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Patent Process

Patent ProcessA patent is a grant given by the Government of Canada that provides an inventor with the right to exclude others from making, using or selling his or her invention for a maximum of 20 years. Patents are only given to products definable as "inventions". The Canadian Patent Guide describes an invention according to three criteria

  1. The invention must be new and meet the test of "novelty," meaning it has not been anticipated by another patent or publication.
  2. The invention must be "useful", meaning it must be operative and be something material. Patents are not granted to scientific principles (E = mc2), abstract theories (communism), ideas (the earth is round), business methods, computer programs or medical treatments.
  3. The invention must show an "inventive step" or a recognizable advance from previous inventions.

Patents are different from trademarks and copyrights. A trademark is a word, symbol or design used to distinguish one person's or one company's work from another, much like a signature on a painting. A copyright is a protection on literary, artistic, dramatic or musical works. Patents are only granted for the material form of an idea. Inventions can be a product, a chemical composition, an apparatus or an improvement on any of those.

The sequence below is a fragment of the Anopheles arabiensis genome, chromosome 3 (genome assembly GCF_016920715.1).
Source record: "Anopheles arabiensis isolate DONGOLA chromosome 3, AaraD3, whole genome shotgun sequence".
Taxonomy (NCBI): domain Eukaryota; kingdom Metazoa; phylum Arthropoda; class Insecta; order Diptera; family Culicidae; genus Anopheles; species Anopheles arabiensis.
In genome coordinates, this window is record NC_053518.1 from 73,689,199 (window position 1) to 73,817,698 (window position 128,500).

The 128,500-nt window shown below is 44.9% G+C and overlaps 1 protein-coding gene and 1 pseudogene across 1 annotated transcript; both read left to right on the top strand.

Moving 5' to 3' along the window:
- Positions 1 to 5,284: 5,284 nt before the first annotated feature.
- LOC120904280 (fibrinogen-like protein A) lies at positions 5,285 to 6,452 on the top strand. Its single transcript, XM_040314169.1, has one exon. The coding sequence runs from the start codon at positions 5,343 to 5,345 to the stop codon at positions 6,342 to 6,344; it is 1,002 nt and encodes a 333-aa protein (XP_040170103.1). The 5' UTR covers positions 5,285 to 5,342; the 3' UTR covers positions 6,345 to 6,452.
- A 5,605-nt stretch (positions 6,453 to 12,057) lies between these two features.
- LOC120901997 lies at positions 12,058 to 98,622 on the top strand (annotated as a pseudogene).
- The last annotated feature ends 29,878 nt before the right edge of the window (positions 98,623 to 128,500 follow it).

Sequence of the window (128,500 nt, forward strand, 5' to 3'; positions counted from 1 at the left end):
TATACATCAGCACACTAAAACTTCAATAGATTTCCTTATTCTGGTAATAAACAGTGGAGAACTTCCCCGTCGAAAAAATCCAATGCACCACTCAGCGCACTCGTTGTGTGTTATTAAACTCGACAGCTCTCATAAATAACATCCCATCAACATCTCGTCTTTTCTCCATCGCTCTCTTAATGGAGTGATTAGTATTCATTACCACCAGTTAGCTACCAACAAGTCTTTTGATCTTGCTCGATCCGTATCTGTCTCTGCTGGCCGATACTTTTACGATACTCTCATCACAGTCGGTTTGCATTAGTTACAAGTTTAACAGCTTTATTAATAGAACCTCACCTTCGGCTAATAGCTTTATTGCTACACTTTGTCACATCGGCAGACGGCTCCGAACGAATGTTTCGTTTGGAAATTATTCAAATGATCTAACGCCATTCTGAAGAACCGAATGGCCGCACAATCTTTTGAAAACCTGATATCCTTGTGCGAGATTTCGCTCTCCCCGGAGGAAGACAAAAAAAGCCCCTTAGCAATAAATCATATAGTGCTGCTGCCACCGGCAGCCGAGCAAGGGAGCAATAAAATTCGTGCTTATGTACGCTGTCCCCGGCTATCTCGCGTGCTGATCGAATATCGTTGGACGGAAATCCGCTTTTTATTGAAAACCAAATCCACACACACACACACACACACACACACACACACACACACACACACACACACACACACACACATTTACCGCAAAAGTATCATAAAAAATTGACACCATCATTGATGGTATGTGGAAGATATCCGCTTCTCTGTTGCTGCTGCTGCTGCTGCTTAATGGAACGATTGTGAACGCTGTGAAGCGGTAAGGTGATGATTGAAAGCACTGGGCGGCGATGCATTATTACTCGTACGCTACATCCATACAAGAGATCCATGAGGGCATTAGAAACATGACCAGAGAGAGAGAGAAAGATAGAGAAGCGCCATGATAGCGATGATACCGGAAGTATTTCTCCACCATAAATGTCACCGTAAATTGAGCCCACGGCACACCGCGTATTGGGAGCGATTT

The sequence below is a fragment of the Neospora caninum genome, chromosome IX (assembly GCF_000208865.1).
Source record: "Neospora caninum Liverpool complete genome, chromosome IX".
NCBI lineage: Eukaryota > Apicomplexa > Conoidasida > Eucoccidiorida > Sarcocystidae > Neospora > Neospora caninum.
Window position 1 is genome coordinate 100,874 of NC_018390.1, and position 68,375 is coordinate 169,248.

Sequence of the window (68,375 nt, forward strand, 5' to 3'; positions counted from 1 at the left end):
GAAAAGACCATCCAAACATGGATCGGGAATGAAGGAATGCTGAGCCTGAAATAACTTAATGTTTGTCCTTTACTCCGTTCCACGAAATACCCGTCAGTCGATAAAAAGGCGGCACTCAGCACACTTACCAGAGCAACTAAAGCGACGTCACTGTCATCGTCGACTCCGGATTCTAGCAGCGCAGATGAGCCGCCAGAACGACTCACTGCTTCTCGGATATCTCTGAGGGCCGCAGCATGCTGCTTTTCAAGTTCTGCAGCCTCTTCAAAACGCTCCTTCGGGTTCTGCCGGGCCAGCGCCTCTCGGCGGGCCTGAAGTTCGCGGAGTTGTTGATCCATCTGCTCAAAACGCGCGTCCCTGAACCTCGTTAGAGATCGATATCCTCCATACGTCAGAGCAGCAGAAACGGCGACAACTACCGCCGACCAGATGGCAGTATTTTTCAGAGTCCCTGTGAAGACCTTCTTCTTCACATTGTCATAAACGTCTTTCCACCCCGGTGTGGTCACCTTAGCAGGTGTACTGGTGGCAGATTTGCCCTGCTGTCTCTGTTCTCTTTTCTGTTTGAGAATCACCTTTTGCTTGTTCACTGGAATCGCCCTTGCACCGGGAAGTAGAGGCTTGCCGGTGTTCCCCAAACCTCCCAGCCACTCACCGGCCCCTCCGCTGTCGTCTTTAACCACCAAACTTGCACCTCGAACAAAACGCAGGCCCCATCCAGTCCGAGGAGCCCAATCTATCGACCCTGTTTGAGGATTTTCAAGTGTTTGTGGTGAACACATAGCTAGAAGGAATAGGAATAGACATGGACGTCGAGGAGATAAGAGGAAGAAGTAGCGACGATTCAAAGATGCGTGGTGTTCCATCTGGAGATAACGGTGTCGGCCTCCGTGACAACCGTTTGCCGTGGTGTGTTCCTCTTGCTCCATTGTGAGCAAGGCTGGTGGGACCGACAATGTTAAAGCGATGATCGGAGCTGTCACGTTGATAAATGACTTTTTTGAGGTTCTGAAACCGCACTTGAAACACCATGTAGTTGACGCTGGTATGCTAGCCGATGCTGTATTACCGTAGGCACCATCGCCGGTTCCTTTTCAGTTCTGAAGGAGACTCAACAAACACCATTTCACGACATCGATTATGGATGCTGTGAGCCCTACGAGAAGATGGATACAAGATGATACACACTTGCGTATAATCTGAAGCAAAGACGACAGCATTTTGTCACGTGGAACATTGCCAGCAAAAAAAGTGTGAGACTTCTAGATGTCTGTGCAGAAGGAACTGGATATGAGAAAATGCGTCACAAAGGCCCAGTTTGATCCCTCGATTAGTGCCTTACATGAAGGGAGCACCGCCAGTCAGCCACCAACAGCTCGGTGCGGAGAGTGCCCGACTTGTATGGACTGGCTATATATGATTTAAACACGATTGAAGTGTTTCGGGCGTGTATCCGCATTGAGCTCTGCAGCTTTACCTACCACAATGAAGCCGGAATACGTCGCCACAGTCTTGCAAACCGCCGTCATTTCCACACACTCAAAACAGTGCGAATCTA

In Canada, the first person to file for a patent is entitled to the patent. That means if two people come up with the same invention independently, the first person to file for the patent will receive the exclusive rights to the invention.

According to the Canadian Patent website, patents are essential to the strength of modern industrialized nations. The exclusive right to an invention is an incentive for research and development. A unique and useful invention is worth a great deal of money and patents provide the incentive to invest time and money for devising and perfecting new products. Some economists argue that innovative products, encouraged by patents, are the key to a successful economy.

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